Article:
Rebecca DeHart, executive director of the Georgia Democratic Party, on Sunday called the new inquiry “yet another example of abuse of power by an unethical secretary of state.”

“To be very clear,” she added, “Brian Kemp’s scurrilous claims are 100 percent false, and this so-called investigation was unknown to the Democratic Party of Georgia until a campaign operative in Kemp’s official office released a statement this morning.”

Some Democratic voters, like Dawson Zimmerman, a 28-year-old high school teacher, said Sunday that they questioned the timing of the announcement.

“I think, given the documented attempts at voting purges from the standpoint of Kemp, I can’t help but be skeptical about the timing and lack of evidence provided at this time,” Zimmerman said.

As people began gathering Sunday afternoon for Trump’s rally for Kemp in Macon, about 100 miles from Atlanta, several supporters of the Republican ticket in Georgia said they had heard about the allegations against the Democratic Party.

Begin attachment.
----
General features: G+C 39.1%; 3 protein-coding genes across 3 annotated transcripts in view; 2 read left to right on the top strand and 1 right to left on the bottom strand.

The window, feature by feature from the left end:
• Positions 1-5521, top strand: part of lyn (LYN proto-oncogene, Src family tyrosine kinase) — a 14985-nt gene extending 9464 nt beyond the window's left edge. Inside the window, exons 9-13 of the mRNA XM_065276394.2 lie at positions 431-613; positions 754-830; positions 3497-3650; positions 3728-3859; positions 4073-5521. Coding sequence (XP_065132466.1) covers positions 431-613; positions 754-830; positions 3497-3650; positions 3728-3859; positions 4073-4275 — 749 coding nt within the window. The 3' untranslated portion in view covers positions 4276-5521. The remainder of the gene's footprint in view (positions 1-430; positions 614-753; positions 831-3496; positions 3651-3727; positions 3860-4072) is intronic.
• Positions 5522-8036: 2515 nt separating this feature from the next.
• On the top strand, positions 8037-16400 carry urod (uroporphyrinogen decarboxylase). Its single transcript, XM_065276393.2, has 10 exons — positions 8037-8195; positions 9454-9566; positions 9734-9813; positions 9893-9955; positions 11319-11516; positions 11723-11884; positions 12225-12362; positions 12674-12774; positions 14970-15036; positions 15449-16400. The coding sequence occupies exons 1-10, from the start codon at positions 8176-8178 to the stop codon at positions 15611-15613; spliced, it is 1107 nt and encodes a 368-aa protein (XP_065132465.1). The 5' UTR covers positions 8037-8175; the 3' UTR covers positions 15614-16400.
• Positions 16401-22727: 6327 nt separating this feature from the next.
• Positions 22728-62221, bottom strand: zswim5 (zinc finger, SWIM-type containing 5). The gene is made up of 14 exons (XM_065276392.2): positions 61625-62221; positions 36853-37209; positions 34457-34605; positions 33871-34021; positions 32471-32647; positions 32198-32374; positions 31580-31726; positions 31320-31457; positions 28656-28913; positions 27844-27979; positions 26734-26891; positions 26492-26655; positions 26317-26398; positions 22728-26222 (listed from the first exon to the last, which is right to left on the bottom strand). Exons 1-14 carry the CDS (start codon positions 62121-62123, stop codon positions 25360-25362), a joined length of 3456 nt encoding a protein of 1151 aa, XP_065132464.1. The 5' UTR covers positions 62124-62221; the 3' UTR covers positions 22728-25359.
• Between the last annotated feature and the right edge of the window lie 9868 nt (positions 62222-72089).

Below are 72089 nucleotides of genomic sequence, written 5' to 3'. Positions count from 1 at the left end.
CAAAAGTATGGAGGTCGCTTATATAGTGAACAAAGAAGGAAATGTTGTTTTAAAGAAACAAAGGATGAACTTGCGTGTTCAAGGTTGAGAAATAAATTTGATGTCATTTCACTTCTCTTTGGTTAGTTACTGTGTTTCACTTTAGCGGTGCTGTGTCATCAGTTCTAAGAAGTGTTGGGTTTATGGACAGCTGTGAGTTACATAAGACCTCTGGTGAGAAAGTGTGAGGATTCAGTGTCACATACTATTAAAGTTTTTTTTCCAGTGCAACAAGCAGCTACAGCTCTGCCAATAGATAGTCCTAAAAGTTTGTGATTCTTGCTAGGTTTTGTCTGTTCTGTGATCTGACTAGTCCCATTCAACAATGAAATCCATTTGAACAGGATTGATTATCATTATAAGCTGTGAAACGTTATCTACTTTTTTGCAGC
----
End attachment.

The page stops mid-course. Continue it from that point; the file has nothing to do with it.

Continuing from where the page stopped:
Although there were scattered doubts about whether the election would be fair, some voters expressed confidence in the security of Tuesday’s balloting. Shawn McClellan, who was resting against a barricade and wearing a red-and-white “USA” shirt, said he believed the swirl of allegations about the election would sort themselves out.

“The integrity of the political system takes care of itself,” said McClellan, a teacher from suburban Atlanta. “I think it’s good that there are challenges on both sides — it keeps them on their toes.”

He expected complaints by Wednesday morning, no matter the outcome in the governor’s race.

“One side or the other, whoever loses, they’re going to squawk,” he said.